It’s a legitimate question but the answer is surely no. The negative reaction to the invasion of Iraq is a recent precedent. No state, as far as I know, accepted the Bush administration’s argument that the United States (or any other state) was entitled to launch preemptive attacks against states that develop WMDs and may hand them over to terrorists. An older but very close precedent is Israel’s attack on the Osirak nuclear facility in Iraq in 1981, which was condemned as a violation of international law by the Security Council. The only recent war that suggested movement in states’ understanding of the use of force norms was the 1999 intervention in Kosovo, which was also illegal—there was no Security Council resolution and the intervention was not in self-defense. But the major idea that arose out of that war was that military force could be used to stop humanitarian catastrophes—not the situation in Iran today—and in any event that idea was only briefly considered before it was shot down.
There is another precedent of great importance, however, albeit a kind of non-precedent precedent. This was Israel’s attack on a suspected nuclear facility in Syria in 2007. You might not remember the resounding international condemnation of this attack or the Security Council resolution declaring that Israel had violated the UN charter—because none of this occurred. The world was simply silent. True, no one declared that Israel had acted lawfully, but no one condemned Israel, either. What should we make of this? It has some significance, as I will discuss shortly, but it doesn’t establish that anticipatory self-defense is lawful.
Why don’t states accept a broader definition of self-defense? The argument in favor of such a definition is straightforward. Some states can become major threats long before they launch an attack. If other states are not permitted to take military action against them at an early stage, they may not be able to defend themselves until it is too late. This argument is not a bad one, but I suspect that the reason that states have not accepted this argument is that a broader definition of self-defense would be easy to manipulate, and so would end up gutting the prohibition on use of force. Perhaps also they believe that the Security Council can step in if such a situation occur, and use its legal authority to counter the threat. One can see why these views would be of cold comfort for the states that are being threatened.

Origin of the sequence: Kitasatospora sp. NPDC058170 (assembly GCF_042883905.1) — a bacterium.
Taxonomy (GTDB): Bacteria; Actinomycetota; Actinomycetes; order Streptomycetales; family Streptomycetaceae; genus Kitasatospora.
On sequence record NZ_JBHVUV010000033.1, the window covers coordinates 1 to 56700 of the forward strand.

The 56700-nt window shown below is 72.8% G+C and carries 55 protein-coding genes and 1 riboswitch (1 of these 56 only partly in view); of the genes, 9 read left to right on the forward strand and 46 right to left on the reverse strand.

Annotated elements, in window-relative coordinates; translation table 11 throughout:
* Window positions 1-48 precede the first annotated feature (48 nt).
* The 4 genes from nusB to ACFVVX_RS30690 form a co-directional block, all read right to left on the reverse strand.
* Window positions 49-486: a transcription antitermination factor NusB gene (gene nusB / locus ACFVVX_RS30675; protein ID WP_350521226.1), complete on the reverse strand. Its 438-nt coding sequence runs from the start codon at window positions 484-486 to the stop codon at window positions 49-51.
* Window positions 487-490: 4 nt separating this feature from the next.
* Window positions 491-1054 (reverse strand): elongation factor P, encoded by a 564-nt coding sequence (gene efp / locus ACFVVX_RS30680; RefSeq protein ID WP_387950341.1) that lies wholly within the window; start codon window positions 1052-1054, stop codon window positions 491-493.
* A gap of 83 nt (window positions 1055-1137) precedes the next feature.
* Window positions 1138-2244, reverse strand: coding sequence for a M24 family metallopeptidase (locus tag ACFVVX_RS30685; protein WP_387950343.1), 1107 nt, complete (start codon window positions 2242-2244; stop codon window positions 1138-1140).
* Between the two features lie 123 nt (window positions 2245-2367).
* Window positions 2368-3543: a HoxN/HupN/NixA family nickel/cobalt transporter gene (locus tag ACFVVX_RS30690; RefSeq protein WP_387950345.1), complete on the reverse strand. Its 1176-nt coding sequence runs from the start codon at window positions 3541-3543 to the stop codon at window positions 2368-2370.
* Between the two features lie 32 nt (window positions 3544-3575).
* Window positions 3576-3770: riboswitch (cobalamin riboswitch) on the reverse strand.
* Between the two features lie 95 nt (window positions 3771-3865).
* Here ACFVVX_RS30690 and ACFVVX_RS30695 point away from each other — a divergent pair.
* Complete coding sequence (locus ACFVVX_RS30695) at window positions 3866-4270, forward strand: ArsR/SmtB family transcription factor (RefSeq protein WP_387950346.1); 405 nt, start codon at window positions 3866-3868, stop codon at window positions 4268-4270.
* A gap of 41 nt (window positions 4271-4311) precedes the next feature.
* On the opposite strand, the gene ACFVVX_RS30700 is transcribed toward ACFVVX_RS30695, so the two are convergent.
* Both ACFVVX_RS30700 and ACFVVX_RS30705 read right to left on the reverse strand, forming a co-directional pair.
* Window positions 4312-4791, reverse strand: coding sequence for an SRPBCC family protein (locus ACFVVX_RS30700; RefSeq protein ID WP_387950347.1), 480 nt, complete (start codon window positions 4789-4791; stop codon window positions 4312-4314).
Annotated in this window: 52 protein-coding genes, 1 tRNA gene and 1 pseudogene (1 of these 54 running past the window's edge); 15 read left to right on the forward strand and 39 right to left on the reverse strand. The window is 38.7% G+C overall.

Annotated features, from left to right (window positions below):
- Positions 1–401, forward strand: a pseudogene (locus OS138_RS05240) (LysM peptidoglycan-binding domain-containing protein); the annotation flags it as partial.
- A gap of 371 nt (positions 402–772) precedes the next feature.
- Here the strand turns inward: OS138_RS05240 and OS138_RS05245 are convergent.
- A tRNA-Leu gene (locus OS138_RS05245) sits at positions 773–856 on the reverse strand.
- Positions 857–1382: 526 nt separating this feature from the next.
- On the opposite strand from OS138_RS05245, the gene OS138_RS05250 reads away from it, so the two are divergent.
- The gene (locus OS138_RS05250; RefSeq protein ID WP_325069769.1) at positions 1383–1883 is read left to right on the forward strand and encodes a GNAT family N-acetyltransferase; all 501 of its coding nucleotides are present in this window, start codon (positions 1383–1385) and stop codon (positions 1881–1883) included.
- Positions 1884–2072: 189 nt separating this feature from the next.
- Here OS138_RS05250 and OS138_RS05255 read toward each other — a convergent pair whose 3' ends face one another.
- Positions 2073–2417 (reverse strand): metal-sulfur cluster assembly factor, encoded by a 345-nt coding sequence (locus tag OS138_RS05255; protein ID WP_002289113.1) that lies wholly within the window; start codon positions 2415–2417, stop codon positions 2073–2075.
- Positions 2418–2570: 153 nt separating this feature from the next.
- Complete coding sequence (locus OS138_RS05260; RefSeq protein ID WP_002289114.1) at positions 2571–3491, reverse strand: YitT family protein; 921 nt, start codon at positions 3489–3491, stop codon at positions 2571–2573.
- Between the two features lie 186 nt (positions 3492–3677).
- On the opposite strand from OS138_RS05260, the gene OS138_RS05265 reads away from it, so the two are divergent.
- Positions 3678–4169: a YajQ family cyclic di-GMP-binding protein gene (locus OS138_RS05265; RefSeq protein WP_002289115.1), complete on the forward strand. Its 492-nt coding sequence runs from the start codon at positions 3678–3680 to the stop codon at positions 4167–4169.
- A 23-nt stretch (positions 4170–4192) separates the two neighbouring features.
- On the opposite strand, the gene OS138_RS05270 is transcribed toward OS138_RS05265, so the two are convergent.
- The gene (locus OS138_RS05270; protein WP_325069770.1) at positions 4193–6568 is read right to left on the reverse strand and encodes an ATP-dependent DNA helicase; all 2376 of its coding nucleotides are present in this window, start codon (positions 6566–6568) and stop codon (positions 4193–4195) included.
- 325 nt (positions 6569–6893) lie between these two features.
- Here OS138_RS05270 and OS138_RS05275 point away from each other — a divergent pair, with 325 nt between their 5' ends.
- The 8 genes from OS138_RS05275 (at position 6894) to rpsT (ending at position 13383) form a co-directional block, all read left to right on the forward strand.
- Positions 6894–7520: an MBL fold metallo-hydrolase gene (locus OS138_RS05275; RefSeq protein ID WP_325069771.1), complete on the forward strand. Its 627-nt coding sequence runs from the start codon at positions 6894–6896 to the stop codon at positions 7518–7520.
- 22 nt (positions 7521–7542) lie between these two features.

2. The consequences.
It is a mistake in international law, as in domestic law, to stop with the black letter. Clients care about the consequences of violating the law, not the mere fact of it. When Israel attacked the Osirak nuclear facility in Iraq in 1981, it was universally condemned for its violation of international law. But nothing happened after that. The Security Council did not try to sanction Israel, nor did any country of any importance, as far as I know. As I mentioned above, there was no international response to the attack on Syria in 2007. Nor was there a response to the recent (alleged) Israeli attack on a convoy in Sudan. Some violations of international law—like some violations of domestic law—do not result in punishment.
There is no doubt that an attack on Iran would be condemned internationally, including possibly by the United States. But even if the United States condemned the attack and joined a Security Council resolution condemning the attack as it did after the Osirak incident, the United States would not permit the Security Council to impose sanctions on Israel, and it is hard to imagine there would be much enthusiasm for such a move among other states anyway. Nor does it seem likely that states would independently try to impose sanctions on Israel, or that any state would try to prosecute Israeli officials for aggressive war, which for various reasons remains a problematic international crime. Neither Israel nor Iran is a party to the International Criminal Court (which in any event does not yet have jurisdiction over the crime of aggressive war), and the United States would block a Security Council referral to the ICC even if some basis of jurisdiction could be devised. The consequence of an attack would most likely be diplomatic isolation of some sort, for some period of time, and (further) damage to Israel’s international reputation. Whether the benefits of an attack outweigh this cost is a question that only the Israelis can answer.